Last week it was Baby Loss Awareness Week which ran from the 9th – 15th of October. It finished last night with the ‘Wave of Light’ at 7pm where people lit a candle in memory of all the babies lost too soon. I had mixed feelings looking at photos of all of the candles, the wave of light. I was really pleased to see people sharing the message, sharing their loss, raising awareness and opening up the conversation to baby loss. On the other hand I was really saddened to see that so many other people have been through the same horrendous experience as us.
We lost our beloved son Cai Ioan on the 31st of January 2015 when I was 22 weeks pregnant. It was our first pregnancy, our first child. My heart was broken into a million pieces, I didn’t know such pain existed. To think that so many other mums and dads have been through or are going through this pain as well. I might someday write about our story, but this is about Baby Loss Awareness Week.
It is a week that can be difficult, for parents like us, who are in this ‘Club’. The club that no one ever wants to be a part of. But then again every week is difficult for us. We never forget that one of our children isn’t with us, that we won’t see their smile in the morning, that we’ll never see them go to school. We don’t forget these things. So an Awareness Week doesn’t remind us of these things but it might remind others.
One of my dear friends sent me a message yesterday saying that she was thinking of us and Cai and ‘I just wanted to thank you for being so open and honest about your incredibly tough journey. I think you speaking about it really helps others. I am now much more aware of the day to day struggle for lots of mums and dads out there.’ So is the whole purpose of an Awareness Week? Although we have been open about our loss from the beginning but it might give an opportunity for others to open up and talk about their experiences in a safe environment.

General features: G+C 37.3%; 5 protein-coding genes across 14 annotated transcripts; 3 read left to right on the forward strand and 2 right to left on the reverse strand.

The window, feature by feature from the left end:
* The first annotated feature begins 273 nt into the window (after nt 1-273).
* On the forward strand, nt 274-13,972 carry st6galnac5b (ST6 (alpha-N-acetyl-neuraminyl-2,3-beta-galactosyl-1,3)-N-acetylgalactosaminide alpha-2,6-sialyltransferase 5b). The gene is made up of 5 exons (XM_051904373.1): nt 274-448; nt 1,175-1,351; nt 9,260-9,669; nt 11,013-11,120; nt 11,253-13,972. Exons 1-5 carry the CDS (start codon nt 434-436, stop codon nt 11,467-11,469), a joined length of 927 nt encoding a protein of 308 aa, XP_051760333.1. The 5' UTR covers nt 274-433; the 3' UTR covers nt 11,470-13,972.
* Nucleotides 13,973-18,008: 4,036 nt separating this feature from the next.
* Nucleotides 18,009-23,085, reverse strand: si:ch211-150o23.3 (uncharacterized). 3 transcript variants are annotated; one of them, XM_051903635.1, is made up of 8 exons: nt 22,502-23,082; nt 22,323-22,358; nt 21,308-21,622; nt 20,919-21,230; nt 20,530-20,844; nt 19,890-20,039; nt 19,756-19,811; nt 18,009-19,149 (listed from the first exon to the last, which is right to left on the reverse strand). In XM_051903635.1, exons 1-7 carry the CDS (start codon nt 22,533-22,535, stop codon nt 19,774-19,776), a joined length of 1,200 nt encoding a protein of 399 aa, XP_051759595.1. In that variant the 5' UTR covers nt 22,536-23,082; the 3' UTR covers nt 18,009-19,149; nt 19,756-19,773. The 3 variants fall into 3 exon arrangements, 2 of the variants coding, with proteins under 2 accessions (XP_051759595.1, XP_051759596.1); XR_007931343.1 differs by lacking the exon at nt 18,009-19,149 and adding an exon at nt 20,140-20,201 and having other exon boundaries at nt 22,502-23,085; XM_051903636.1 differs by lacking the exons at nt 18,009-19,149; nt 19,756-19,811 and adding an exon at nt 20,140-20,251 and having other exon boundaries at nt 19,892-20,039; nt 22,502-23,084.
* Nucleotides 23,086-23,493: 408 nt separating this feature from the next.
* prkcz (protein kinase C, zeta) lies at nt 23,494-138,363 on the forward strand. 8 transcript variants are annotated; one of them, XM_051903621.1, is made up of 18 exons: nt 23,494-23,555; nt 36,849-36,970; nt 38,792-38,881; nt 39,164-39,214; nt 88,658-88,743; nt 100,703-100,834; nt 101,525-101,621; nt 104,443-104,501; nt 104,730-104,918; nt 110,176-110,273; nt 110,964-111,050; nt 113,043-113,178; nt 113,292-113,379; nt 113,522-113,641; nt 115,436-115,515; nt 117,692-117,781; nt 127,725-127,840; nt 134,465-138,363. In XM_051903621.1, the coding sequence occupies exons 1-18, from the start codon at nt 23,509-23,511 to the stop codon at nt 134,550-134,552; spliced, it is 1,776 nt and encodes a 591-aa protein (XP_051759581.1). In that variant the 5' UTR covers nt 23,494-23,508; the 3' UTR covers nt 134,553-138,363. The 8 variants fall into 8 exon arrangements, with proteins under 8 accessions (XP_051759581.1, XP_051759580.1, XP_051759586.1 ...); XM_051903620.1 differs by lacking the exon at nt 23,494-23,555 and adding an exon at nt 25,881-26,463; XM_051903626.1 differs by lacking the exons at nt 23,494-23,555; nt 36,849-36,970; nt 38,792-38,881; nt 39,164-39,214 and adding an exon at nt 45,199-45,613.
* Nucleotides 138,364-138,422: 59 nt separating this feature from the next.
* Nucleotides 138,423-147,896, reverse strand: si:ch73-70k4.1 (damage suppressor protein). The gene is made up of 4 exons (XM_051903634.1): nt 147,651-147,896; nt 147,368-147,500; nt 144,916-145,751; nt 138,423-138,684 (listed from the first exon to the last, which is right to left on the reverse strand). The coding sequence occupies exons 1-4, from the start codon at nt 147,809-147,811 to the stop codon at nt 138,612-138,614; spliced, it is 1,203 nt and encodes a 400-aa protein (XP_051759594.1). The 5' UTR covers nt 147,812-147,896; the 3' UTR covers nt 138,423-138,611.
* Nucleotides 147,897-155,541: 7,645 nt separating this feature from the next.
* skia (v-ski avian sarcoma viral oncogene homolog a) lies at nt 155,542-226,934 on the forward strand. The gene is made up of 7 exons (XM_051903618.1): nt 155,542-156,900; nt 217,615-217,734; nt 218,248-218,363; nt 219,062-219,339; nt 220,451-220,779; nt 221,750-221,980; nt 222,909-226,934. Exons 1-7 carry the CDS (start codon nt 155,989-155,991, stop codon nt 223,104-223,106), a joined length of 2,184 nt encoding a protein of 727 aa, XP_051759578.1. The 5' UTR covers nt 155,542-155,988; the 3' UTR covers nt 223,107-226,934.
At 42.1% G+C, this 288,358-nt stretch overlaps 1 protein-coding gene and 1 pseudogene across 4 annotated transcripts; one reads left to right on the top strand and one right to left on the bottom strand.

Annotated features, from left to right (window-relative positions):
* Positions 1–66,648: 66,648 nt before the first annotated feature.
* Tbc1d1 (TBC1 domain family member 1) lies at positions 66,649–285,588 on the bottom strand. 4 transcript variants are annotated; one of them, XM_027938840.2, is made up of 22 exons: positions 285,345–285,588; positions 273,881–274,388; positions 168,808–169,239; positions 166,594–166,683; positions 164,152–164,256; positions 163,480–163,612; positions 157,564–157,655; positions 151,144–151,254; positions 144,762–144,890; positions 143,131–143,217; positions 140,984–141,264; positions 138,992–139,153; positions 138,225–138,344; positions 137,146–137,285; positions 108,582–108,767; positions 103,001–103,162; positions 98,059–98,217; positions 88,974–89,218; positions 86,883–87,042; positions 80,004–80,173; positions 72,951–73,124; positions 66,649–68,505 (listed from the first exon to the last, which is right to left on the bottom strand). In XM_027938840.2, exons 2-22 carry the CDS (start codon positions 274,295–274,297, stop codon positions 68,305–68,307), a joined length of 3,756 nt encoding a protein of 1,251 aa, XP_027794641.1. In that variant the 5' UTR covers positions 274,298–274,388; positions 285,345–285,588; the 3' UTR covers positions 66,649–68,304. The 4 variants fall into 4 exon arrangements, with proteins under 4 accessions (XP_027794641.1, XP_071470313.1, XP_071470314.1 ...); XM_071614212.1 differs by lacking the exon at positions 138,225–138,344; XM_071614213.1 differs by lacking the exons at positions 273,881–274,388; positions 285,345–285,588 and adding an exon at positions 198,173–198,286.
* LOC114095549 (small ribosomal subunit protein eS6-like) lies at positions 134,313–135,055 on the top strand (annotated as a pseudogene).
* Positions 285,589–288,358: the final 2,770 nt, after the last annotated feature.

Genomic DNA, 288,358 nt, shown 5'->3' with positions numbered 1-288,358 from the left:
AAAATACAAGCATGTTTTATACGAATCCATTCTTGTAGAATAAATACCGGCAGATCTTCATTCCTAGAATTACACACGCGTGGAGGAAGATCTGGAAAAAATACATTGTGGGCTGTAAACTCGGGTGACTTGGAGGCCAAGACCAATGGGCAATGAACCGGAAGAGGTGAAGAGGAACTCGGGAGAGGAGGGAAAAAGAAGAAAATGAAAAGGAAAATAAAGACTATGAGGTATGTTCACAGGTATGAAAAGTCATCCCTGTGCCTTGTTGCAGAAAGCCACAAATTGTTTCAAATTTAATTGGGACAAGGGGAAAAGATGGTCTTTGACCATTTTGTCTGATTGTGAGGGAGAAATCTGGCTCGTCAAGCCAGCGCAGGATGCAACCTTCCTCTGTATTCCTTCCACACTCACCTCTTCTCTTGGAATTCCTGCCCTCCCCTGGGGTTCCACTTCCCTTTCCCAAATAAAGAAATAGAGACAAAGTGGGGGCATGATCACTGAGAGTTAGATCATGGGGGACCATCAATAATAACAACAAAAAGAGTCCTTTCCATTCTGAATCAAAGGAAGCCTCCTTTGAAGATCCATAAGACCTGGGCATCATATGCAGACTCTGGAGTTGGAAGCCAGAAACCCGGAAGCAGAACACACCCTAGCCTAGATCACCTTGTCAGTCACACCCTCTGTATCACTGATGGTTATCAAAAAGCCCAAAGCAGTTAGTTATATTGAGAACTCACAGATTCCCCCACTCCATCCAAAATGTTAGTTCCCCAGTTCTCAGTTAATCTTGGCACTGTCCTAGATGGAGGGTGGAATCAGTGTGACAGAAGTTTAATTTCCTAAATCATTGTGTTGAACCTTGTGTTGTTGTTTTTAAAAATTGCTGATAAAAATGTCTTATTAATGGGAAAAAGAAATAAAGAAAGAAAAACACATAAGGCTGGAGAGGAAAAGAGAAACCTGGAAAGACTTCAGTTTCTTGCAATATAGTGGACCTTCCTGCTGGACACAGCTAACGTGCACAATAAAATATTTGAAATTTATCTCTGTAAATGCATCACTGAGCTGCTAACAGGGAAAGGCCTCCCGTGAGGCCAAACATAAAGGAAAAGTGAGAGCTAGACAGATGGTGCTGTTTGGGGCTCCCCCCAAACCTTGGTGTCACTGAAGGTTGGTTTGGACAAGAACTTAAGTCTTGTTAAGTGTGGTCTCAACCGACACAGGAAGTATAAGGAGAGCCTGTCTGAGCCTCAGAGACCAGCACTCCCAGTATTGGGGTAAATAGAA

Every photo of a candle on social media sites last night, was an opportunity for those parents to talk about their baby and to show others, that unfortunately, so many of us have been through this experience. Also, it is an opportunity for us to show that we aren’t afraid to talk about our baby and if a friend says their name it doesn’t ‘open up the wounds’. The wounds will never close and so avoiding the subject won’t help us heal, in a way it makes the pain worse. It makes us feel like our child has been forgotten about, that our grief has been forgotten. But we are living every day learning how to live with this pain and grief and at the same time learning how to be happy again.
We have been lucky to have another child, our rainbow baby (known as the baby after a loss) and we are now expecting our third child. Being pregnant following a loss is a world full of worry and anxiety and it can be very dark at times, but I won’t go into that now. I am also acutely aware that many of my ‘Club’ friends are still waiting for their rainbow baby. It is a difficult, hard, life-long journey and maybe the least we can all do is acknowledge each loss, doesn’t matter how early in the pregnancy, and just say that we are sorry for the loss.
Therefore, my hope after Baby Loss Awareness Week is that people remember our children, remember that many parents are trying to live with the grief, say their names and show that you also remember.
By Heledd Tomos
Mam Cymru would like to thank Heledd for making us all aware of the importance of this special week, and for her willingness to share her own story.
If you have been affected by this story or if you need further information or advice please visit www.uk-sands.org or call the Sands UK helpline on 0808 164 3332.